New eMarketer Report Explores How Tech Is Expanding What a Retailer’s App Can Deliver

Mobile apps drive an increasingly significant portion of Americans’ shopping and buying behavior. But many retailers were late to recognize the channel shift and now have mobile apps and corresponding marketing strategies out of step with consumers’ expectations.

However, recent shifts in technology and better understanding around consumer behavior present a renewed opportunity to get a retail mobile app strategy right. And emerging technologies like augmented reality (AR) and visual search offer new promise for retail apps as they evolve beyond simply reducing friction toward surprising and delighting their users.

eMarketer’s new report, “Mobile Retail Apps 2018: Strategies to Acquire, Engage and Retain Users,” explores how retailers should approach their mobile web strategies, mcommerce, and how an app can improve consumer engagement efforts. (eMarketer PRO subscribers can access the full report here. Nonsubscribers can learn more here.)

Apps can offer a richer visual experience. Pre-caching of high-resolution imagery and video content improves merchandising within the app, while camera-driven technologies such as AR and visual search are also expanding what a retailer’s app can deliver. Beauty product purveyors Sephora and Ulta Beauty have struck a chord with their clever use of AR technology for trying out makeup virtually, solving a clear pain point for their customers.

“Trying on lipstick is actually a pain, because you try on one color and then you wipe it off,” said Maya Mikhailov, CMO and co-founder of GPShopper, a Synchrony Financial solution. “Not only do [the Ulta and Sephora apps] show you what different lipsticks can look like on you, but they actually use AR to teach you how to apply certain makeup trends, like highlighting, lowlighting and contours. It's a profoundly impactful tool, because you no longer have to go into the store.”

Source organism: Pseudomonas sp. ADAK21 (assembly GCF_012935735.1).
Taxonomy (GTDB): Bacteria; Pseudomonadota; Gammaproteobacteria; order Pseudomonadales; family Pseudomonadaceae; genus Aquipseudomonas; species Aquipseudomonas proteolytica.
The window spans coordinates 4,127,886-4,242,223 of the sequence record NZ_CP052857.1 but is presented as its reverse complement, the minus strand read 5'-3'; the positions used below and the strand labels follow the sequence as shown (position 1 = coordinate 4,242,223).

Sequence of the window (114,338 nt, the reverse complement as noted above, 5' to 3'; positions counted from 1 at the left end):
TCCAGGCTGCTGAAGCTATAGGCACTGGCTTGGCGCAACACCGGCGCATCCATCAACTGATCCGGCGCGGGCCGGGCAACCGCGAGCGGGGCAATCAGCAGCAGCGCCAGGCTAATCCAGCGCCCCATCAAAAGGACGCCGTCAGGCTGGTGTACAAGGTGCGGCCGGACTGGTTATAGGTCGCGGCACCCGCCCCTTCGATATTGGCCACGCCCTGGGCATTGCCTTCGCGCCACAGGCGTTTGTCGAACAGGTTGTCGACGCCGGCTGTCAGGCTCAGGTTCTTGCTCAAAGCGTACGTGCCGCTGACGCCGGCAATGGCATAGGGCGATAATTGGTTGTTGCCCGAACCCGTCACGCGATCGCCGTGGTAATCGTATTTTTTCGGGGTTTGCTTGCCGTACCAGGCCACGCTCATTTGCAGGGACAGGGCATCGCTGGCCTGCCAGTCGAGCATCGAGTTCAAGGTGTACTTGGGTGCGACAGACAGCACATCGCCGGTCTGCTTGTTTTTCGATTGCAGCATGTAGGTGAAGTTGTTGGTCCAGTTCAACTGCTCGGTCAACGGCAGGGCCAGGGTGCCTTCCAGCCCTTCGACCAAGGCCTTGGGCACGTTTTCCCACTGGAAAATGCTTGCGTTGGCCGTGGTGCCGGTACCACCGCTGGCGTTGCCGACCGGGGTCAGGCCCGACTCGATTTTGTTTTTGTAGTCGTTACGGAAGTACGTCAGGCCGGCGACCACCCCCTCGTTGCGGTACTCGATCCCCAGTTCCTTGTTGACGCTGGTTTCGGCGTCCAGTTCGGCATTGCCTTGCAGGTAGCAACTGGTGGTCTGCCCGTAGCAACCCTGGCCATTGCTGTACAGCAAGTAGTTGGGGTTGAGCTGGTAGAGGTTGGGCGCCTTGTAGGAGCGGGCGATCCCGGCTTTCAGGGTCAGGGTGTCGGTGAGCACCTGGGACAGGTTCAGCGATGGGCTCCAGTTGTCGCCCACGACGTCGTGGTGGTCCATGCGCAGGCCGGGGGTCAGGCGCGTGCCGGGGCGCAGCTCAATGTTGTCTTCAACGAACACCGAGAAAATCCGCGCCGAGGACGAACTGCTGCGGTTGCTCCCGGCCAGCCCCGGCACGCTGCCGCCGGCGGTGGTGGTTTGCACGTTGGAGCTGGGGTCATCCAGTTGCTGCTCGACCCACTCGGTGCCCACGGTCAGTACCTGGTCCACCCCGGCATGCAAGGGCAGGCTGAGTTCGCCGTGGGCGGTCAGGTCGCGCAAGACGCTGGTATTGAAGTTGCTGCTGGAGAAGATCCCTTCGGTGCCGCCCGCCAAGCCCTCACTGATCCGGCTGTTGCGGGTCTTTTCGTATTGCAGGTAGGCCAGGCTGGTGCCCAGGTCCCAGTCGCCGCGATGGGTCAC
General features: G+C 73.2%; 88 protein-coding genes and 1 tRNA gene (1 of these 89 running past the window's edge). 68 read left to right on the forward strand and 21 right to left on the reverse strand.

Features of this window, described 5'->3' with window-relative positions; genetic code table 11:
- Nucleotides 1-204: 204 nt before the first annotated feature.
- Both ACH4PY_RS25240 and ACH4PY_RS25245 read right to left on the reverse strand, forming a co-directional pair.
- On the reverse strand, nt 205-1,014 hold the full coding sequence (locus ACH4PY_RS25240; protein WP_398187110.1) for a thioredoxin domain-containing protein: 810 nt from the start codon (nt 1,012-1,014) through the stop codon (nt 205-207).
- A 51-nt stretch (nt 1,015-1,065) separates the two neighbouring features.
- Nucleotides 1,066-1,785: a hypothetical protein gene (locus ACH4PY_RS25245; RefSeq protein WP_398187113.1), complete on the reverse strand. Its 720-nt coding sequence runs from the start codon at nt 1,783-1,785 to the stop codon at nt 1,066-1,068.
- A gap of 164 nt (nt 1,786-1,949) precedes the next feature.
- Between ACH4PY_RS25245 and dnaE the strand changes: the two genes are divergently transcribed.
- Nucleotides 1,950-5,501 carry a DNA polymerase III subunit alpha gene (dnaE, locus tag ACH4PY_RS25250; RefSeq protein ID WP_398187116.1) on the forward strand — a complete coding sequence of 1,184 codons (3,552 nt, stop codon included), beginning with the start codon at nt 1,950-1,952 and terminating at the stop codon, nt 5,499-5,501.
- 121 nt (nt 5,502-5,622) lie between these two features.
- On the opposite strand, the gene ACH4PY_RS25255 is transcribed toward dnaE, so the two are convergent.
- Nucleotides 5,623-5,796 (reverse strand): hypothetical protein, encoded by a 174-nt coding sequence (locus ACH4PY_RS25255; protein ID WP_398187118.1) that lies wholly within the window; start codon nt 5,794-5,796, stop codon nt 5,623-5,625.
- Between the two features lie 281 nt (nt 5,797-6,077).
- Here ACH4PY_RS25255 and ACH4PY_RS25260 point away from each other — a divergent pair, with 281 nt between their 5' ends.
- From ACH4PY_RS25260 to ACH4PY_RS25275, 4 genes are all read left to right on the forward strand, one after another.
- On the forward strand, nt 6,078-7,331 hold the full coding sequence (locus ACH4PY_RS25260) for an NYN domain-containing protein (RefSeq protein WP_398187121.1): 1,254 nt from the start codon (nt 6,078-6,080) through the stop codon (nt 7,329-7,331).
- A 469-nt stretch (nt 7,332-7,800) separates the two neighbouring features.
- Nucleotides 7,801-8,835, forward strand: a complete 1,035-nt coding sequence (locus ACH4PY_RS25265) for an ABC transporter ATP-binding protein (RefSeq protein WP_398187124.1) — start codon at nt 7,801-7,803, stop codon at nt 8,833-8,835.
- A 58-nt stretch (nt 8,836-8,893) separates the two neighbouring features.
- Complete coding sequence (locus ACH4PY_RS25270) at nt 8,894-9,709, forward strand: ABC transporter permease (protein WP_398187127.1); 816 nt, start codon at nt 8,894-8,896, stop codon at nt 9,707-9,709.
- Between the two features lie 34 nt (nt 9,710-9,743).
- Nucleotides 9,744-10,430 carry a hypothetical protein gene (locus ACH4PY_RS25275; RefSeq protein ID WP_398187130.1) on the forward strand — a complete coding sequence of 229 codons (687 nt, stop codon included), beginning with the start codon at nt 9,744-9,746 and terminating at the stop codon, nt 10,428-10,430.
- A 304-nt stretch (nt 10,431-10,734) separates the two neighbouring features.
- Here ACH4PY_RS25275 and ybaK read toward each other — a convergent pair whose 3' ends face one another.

AR has also gained popularity among home furnishing retailers by allowing customers to visualize a piece of furniture inside their home in 3-D. The Ikea Place app lets customers select a product from Ikea’s catalog and superimpose a scaled version into the confines of their living room, with just a few clicks on their smartphone. Getting the right scale using AR can even have more mundane—but nevertheless useful—applications, such as eBay’s feature to right-size boxes for sellers shipping out merchandise.

Social media platform Pinterest, which works with a number of retail partners, has established itself as a leader in visual search and discovery. According to Salesforce’s “2017 Connected Shoppers Report,” 35% of millennials expressed a desire to search merchandise in a physical store or online using image search, the most cited response among all emerging shopping-related digital technologies in the survey.

Amy Vener, retail vertical strategy lead at Pinterest, believes visual discovery will change the way we shop. “It’s just so much more natural to the shopping experience, and allows the consumer to generate a more emotional connection that translates into less price sensitivity, less bottom-of–the-funnel activity and, therefore, bigger basket sizes," she said. "It generates more commitment from the consumer to actualize the vision of what they're looking at, which involves purchasing more to complete the look.”

In the latest episode of "Behind the Numbers," eMarketer analyst Andrew Lipsman, and author of the new report,"Mobile Retail Apps 2018: Strategies to Acquire, Engage and Retain Users," talks about what's driving renewed interest in mobile retail apps, and how marketers can succeed in getting their app downloaded and used.